Back in 1938, Action Comics #1 turned up at the newswtands and drugstores. The cover featured a man in a blue and red suit and a cape running while holding up a green late model automobile.

The comic-book cost ten cents.

In 2014, one of the few remaining copies sold for over three million dollars.

In June of 2018, DC Comics published issue #1000. It's an 80-PAGE GIANT, making it about the length of its famous predecessor. Whereas that Depression-era funnybook only devoted its first story to the Superman, 2018's is all about the Man of Steel.

While we all know Superman's origin, it's probably worth taking a look at his recent history, leading up to #1000. I will be brief.

In 2010, as the dust settled from the landmark, year-long 2006 series, 52, DC released Superman: Secret Origin. Laugh at the title, of course, but it managed to retread the familiar territory in engaging ways, updating Superman for the twenty-first century while honoring the various past incarnations of the character.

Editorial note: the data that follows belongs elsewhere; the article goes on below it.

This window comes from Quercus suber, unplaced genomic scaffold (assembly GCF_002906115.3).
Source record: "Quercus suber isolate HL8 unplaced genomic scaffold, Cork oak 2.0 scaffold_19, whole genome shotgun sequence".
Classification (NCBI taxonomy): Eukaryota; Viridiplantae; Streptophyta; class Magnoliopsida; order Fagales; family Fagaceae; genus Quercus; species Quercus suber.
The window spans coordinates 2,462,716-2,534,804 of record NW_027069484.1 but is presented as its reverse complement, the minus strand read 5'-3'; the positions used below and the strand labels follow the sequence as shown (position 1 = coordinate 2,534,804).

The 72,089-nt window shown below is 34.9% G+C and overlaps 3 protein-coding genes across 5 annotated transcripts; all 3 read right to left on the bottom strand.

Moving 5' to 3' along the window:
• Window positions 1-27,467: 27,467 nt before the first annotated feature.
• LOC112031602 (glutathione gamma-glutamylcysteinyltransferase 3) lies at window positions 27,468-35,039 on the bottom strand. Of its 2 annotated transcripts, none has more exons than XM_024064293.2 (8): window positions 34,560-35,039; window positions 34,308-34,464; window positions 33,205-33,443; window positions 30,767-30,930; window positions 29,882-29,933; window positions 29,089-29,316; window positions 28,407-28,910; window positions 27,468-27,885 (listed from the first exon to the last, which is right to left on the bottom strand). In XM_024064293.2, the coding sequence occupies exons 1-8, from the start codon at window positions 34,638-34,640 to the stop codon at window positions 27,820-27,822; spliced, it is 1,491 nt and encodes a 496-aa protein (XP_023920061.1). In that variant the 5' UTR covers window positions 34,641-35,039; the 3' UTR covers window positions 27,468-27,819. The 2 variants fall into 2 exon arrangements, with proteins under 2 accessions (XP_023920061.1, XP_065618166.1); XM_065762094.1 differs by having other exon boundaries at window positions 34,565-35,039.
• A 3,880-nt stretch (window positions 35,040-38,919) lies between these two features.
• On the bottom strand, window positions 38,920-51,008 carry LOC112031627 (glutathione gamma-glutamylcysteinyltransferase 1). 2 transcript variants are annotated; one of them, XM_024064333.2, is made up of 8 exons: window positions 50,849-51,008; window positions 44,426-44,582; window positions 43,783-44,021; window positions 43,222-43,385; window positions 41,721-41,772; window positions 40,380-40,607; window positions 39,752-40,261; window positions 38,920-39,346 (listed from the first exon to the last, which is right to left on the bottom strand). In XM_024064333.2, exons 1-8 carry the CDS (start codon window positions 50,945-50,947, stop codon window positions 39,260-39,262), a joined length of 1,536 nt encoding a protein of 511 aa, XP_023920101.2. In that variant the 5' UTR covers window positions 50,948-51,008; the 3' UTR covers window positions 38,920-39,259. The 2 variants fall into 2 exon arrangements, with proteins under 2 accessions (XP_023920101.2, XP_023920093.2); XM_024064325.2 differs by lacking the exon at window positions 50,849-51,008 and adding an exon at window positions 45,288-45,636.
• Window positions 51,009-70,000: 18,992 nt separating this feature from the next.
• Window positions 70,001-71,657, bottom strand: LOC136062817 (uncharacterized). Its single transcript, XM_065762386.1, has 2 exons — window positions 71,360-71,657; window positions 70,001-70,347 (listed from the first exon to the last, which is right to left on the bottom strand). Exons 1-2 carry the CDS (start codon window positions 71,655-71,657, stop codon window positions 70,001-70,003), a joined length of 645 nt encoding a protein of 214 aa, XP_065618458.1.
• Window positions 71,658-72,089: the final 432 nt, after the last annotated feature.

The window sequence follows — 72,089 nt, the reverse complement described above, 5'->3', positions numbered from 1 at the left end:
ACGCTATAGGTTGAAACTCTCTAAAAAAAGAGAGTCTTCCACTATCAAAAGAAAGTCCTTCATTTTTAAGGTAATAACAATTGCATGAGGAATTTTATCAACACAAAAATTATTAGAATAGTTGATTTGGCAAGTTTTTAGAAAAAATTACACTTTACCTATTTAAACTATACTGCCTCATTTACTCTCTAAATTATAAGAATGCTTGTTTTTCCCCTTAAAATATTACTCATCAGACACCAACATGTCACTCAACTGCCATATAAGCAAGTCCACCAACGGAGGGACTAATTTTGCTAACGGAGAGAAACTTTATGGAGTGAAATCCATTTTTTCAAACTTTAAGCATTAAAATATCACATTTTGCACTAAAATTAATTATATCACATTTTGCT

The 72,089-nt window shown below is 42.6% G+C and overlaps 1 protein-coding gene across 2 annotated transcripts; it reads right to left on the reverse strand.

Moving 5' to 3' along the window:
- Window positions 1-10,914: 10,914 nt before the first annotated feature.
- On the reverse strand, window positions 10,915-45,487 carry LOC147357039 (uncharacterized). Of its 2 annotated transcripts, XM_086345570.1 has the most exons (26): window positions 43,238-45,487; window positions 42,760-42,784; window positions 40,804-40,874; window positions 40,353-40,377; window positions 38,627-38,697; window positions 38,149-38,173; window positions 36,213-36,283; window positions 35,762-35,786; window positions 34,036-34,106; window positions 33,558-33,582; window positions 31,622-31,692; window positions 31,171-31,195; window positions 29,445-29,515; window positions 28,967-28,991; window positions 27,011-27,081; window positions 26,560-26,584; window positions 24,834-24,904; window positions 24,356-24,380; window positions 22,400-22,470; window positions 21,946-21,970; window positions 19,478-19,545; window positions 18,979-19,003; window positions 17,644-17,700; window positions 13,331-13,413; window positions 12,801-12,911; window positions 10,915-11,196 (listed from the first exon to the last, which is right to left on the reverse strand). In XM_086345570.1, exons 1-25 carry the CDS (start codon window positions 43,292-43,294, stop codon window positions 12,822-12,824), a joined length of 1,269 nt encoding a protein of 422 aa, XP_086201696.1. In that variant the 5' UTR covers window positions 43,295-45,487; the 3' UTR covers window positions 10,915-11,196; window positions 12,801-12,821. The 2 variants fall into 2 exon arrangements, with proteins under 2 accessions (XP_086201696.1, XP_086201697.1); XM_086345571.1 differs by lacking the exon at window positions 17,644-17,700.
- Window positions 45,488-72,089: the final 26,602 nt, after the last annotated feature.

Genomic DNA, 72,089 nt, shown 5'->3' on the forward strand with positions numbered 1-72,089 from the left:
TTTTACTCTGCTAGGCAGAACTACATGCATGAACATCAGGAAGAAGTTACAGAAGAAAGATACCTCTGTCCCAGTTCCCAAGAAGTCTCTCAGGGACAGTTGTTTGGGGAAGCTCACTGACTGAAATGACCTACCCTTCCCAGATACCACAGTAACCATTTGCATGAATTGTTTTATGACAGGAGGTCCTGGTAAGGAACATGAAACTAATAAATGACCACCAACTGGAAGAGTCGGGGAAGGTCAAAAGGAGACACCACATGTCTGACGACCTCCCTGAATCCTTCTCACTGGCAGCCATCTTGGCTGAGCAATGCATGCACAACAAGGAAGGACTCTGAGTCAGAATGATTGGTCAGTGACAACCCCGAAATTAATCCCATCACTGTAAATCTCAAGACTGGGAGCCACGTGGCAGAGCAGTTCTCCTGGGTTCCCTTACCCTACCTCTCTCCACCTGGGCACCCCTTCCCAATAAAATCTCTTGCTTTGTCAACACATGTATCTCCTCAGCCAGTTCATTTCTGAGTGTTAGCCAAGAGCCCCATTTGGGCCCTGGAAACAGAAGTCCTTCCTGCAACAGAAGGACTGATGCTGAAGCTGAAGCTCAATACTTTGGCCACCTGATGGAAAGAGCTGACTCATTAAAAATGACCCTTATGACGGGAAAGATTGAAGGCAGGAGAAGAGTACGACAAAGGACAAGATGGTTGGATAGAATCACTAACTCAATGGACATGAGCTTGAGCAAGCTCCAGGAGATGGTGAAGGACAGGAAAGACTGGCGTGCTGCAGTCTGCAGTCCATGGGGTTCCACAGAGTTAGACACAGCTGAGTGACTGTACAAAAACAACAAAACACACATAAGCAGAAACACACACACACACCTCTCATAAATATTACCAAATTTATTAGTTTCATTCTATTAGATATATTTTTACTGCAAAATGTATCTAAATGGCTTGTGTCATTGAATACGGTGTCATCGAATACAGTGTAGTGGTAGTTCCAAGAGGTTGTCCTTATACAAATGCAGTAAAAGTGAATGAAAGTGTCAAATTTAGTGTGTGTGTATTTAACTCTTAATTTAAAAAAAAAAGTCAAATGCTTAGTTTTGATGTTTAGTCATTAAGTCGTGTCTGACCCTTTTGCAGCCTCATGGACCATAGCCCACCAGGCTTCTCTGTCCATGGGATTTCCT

Almost immediately, DC blasted that version out of continuity. Starting in 2011, yet another reality-warping event led to The New 52. Various characters (in particular, various female characters1) disappeared or faced revision. Batman preserved his existing continuity but had it shoved into an implausibly (even for comics) short time-period. Bruce Wayne apparently went through Robins like so many gadgets in his utility belt. Upon the usually happy and slightly goofy Flash they foisted a tragic family history and angst. Several characters received collars and brooding looks, fresh from the comics of the 1990s. And Superman received a new origin story, a new costume, and a youthful, single status. Gone was his long-established marriage to Lois Lane. Gone, too, were the red outer-underwear.